This is a very tax neutral Budget. What it gives with one hand it takes with the other. But it is certainly not tax redistribution as increases for lower and middle income groups appear to come from other lower and middle income groups. It’s not clear if the richest will really be forced take their share of austerity and in the absence of redistributive tax measures, encouraging philanthropy becomes even more important.
From a charity perspective, the new 25% cap on income tax relief is not good news. It means less tax efficiency – part of the motivation of wealthier people to give to charities. Much has been made about the impact this will have on philanthropic behaviour but you can look at it another way: unless charity giving is excluded from this cap the UK Government will effectively be taking a slice of the largest donations to charities for the Treasury.
Most of the specific tax measures for charities are simply tweaks to existing tax concessions – a tidying up job. For example, red tape for charity shops and community sports clubs will be streamlined while VAT burdens will be eased for charities sharing costs and those that transport goods for emergency relief.
The small donations scheme is more significant. It is designed to make it easier for charities fundraising through smaller collections to benefit from a Gift Aid-like return on donations under £20. However this is not really a tax measure but a funding scheme. Scotland could push for using this new allocation differently in future if the system doesn’t work. Could Scotland create a more open funding scheme to support smaller charities and community groups?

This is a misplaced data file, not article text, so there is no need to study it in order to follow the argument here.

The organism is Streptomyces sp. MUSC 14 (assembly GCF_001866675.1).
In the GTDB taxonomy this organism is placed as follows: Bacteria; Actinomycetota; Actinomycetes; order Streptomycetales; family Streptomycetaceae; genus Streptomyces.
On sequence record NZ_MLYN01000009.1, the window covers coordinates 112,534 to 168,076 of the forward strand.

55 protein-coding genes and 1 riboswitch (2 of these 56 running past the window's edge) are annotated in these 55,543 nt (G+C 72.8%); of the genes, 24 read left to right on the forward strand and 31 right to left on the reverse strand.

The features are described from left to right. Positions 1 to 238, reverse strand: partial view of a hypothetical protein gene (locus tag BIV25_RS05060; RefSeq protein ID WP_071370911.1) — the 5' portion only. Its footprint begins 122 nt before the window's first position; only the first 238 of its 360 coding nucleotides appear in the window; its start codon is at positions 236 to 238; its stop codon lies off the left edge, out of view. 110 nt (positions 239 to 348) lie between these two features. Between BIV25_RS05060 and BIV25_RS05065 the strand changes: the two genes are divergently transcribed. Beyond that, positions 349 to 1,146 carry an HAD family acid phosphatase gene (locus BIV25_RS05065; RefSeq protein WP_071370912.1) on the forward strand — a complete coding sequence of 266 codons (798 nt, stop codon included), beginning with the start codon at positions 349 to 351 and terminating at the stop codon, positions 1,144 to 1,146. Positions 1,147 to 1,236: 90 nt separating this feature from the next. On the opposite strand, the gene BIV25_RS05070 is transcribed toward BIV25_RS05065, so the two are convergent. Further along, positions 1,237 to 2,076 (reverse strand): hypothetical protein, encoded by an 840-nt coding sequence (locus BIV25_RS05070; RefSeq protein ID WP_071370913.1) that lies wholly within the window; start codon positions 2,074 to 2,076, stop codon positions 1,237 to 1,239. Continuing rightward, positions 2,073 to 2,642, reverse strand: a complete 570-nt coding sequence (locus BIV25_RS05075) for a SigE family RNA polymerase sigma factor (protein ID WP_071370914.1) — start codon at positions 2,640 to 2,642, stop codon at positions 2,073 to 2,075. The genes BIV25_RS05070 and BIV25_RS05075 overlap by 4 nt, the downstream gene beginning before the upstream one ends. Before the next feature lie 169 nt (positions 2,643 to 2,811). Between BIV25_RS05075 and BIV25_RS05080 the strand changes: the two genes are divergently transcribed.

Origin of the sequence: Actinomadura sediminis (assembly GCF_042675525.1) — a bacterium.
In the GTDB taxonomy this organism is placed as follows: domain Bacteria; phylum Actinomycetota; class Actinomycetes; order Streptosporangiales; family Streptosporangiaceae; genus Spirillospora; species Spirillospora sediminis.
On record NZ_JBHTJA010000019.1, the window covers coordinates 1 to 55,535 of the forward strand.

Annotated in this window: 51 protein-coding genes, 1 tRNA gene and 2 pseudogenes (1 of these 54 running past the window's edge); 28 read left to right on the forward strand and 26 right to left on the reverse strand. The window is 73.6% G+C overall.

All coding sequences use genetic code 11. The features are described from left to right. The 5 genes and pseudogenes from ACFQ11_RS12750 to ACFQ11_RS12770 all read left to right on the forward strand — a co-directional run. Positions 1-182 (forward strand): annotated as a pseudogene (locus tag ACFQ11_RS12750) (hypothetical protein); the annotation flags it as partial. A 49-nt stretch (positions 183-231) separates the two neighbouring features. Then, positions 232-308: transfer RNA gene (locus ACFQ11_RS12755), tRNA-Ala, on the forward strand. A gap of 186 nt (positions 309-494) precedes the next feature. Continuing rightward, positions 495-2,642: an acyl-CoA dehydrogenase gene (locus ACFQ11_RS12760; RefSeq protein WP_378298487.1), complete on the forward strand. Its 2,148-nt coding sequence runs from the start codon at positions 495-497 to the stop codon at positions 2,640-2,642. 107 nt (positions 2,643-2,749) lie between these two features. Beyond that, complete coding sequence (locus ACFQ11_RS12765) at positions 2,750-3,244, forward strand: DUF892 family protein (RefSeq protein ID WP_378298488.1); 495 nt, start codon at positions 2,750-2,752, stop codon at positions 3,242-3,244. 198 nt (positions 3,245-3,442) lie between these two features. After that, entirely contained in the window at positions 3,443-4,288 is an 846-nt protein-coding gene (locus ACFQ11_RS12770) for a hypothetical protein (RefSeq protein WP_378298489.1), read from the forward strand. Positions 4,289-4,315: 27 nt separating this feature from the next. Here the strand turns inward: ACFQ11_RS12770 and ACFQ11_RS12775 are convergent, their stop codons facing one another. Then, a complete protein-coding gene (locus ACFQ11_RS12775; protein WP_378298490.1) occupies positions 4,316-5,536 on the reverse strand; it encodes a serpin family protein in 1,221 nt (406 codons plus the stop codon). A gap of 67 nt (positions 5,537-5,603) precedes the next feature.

What charities didn’t get
Even more interesting for charities is what they didn’t get. Many of us were expecting significant announcements to improve payroll giving, an introduction of living legacies, and a move to tackle the £1 billion subsidy charities give to the Government through VAT lost on services. There has been a real missed opportunity here.
The other key announcement on Wednesday was that the Scotland Bill has now got the backing of the SNP administration. The impact of this on Gift Aid for charities will now need to be reviewed in light of the cap on tax relief for the wealthy. Will Scotland have a say over how the cap interacts with their new tax powers? Will Scotland be even more radical in its approach to stamp duty land tax, which the Chancellor has pushed up for wealthy property buyers, once the Bill comes into force? Will a Scottish approach be different?
This has been a very constrained Budget. It has been marked by a philosophy which sees the poor and vulnerable as a burden to the economy. From a charity perspective, the UK’s position as one of the most unequal countries in Europe seems secure.
Ruchir is head of the policy department at the Scottish Council for Voluntary Organisations. He helps facilitate policy ideas in and on the sector, and helps communicate these to policy makers in Parliament, Government and wider civil society. He was responsible for establishing the statistical profile for Scotland’s third sector, leading the Civil Society Index for Scotland, the Lead Group ‘futures’ thinking initiative for the third sector, and was editor of VIEW magazine bringing policy insights from civil society to the big issues facing Scotland. Ruchir represents SCVO as a co-opted member of the management committee for the Charity Tax Group.
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